Texas Originals: James Earl Rudder

James Earl Rudder
May 6, 1910– March 23, 1970

 

The German army considered Pointe du Hoc a perfect spot for defending the coast of France from Allied forces during World War II.  From a top its hundred-foot cliffs, German guns could reach both Omaha Beach and Utah Beach.  The Germans thought their position was secure. And it was — until June 1944, when Texan James Earl Rudder and his 2nd Ranger Battalion began to climb those cliffs.

Rudder graduated from Texas A&M University in 1932 and was commissioned a 2nd Lieutenant in the Army reserves.  He taught high school and college … and coached football until he was called to active duty in 1941.  He trained U.S. Army Rangers for one of D-Day’s most dangerous operations: taking Pointe du Hoc.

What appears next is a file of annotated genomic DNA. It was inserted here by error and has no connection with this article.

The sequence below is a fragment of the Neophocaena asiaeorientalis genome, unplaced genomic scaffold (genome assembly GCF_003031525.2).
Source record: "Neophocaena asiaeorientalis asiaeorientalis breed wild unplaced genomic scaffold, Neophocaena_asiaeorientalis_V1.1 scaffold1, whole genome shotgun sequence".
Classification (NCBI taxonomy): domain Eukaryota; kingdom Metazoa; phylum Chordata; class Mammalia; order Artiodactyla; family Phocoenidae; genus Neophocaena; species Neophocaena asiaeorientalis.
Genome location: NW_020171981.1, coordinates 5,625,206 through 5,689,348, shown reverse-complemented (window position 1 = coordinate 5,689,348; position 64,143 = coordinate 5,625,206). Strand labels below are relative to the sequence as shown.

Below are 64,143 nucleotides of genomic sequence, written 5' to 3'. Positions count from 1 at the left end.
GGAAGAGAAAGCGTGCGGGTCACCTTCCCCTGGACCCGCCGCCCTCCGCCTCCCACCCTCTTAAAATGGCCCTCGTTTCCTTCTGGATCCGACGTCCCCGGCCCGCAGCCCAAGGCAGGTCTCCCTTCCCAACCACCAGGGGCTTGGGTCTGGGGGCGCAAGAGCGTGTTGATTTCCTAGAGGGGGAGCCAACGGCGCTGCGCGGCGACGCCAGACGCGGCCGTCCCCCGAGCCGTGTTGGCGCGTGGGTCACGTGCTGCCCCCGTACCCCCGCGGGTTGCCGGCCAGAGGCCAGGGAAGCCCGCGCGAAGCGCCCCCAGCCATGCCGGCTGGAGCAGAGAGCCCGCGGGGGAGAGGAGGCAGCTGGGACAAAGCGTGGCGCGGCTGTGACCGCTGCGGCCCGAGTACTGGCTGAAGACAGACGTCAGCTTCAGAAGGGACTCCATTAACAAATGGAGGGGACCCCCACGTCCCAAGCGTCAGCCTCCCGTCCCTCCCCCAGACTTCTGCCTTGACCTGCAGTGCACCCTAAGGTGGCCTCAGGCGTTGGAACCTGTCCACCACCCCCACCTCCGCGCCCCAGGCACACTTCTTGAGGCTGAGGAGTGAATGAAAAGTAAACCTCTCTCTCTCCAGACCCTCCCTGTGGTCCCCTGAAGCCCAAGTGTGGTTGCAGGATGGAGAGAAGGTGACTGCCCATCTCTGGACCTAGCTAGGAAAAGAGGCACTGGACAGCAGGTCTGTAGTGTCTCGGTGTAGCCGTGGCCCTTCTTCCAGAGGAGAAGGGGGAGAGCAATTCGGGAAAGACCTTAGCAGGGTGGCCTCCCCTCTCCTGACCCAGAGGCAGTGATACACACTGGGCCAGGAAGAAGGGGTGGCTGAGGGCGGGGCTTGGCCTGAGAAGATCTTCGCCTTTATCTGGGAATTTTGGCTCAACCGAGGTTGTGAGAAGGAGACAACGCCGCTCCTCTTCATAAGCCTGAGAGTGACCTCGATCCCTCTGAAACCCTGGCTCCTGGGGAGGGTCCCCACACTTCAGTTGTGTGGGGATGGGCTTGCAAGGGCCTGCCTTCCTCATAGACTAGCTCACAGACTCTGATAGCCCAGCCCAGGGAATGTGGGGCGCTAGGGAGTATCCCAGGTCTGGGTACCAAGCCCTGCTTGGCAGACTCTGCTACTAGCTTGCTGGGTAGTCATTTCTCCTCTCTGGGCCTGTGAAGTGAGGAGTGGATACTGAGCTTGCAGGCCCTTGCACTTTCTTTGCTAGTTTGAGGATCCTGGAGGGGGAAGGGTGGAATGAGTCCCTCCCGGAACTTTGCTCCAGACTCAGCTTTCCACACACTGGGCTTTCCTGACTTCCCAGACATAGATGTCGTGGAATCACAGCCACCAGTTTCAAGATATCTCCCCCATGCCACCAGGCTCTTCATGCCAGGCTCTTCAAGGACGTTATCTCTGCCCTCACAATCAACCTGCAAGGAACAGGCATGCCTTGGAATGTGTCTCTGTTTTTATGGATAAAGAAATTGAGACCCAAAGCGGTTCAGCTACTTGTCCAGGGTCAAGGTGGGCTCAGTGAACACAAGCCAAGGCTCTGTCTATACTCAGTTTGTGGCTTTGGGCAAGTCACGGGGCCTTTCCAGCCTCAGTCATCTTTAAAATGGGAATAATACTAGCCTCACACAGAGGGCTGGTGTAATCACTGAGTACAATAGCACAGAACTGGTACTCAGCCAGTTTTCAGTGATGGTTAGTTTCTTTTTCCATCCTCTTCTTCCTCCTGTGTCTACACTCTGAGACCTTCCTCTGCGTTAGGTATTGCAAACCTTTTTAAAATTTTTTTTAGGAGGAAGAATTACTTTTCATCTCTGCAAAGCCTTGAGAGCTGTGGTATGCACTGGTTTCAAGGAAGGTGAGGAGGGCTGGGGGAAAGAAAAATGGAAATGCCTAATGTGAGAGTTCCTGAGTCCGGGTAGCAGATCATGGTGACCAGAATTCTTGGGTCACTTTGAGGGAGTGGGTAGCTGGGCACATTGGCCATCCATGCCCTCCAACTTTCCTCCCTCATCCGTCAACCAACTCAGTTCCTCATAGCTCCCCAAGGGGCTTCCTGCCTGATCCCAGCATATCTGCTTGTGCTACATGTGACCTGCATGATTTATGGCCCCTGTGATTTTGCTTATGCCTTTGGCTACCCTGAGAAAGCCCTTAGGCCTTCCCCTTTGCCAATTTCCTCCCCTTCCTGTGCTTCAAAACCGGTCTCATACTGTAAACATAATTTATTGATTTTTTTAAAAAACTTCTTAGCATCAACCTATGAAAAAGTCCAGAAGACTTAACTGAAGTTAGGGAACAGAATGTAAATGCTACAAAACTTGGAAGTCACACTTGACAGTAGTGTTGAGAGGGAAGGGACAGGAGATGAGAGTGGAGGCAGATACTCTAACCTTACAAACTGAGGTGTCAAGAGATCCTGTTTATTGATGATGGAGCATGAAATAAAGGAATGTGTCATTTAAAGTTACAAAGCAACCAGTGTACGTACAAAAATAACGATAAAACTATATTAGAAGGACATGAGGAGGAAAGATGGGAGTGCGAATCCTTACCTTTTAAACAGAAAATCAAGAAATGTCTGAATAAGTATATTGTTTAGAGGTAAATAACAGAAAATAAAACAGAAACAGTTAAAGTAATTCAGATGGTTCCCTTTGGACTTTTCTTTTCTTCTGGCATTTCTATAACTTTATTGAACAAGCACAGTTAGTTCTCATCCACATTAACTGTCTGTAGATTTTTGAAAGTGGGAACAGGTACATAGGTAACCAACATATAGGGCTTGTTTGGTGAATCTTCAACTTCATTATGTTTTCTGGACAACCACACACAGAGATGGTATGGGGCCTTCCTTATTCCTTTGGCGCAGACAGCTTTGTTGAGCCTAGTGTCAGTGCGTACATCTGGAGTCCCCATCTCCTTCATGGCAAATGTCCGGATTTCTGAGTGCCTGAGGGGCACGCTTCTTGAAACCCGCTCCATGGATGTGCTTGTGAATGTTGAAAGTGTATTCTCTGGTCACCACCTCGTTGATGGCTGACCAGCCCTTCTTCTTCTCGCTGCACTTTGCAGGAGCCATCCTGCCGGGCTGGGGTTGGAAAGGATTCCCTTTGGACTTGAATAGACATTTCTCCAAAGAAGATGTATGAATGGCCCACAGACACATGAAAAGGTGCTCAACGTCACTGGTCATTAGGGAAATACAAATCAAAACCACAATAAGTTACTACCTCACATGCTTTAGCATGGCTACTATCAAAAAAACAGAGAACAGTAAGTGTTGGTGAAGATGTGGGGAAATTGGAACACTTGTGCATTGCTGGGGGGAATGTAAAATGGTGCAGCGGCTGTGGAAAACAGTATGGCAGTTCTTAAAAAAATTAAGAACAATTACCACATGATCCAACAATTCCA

During the assault, over half of Rudder’s men were killed or wounded and Rudder himself was shot in the leg.  But the high ground was seized and the German guns were silenced.  

Rudder statue
Rudder's statue on the Texas A&M University campus in College Station, Texas.

After the war, Rudder continued to take on tough challenges.  As president of Texas A & M, he supported optional membership in the Corps of Cadets and he helped open the university to women, despite great opposition.

When he died in 1970, Rudder was celebrated for his courageous leadership in both war and peace.  An inscription on Rudder Tower, located on the A&M campus, remembers Rudder’s “uncommon ability to inspire men and lead them to exceptional achievement.”

 

 

Selected Bibliography

Ambrose, Stephen. The Victors: Eisenhower and His Boys: The Men of World War II. Simon & Schuster, 1998.
Brinkley, Douglas. The Boys of Pointe du Hoc. Harper Collins, 2005.
Lane, Ronald. Rudder’s Rangers. Manassas, VA: Ranger Associates, 1979.
Rudder, James Earl. Handbook of Texas Online. http://www.tshaonline.org/handbook/online/articles/RR/fru6.html
Hatfield, Tim. Rudder: From Leader to Legend. Texas A&M University Press, 2011 (forthcoming).

This episode first aired on July 28, 2012.

 

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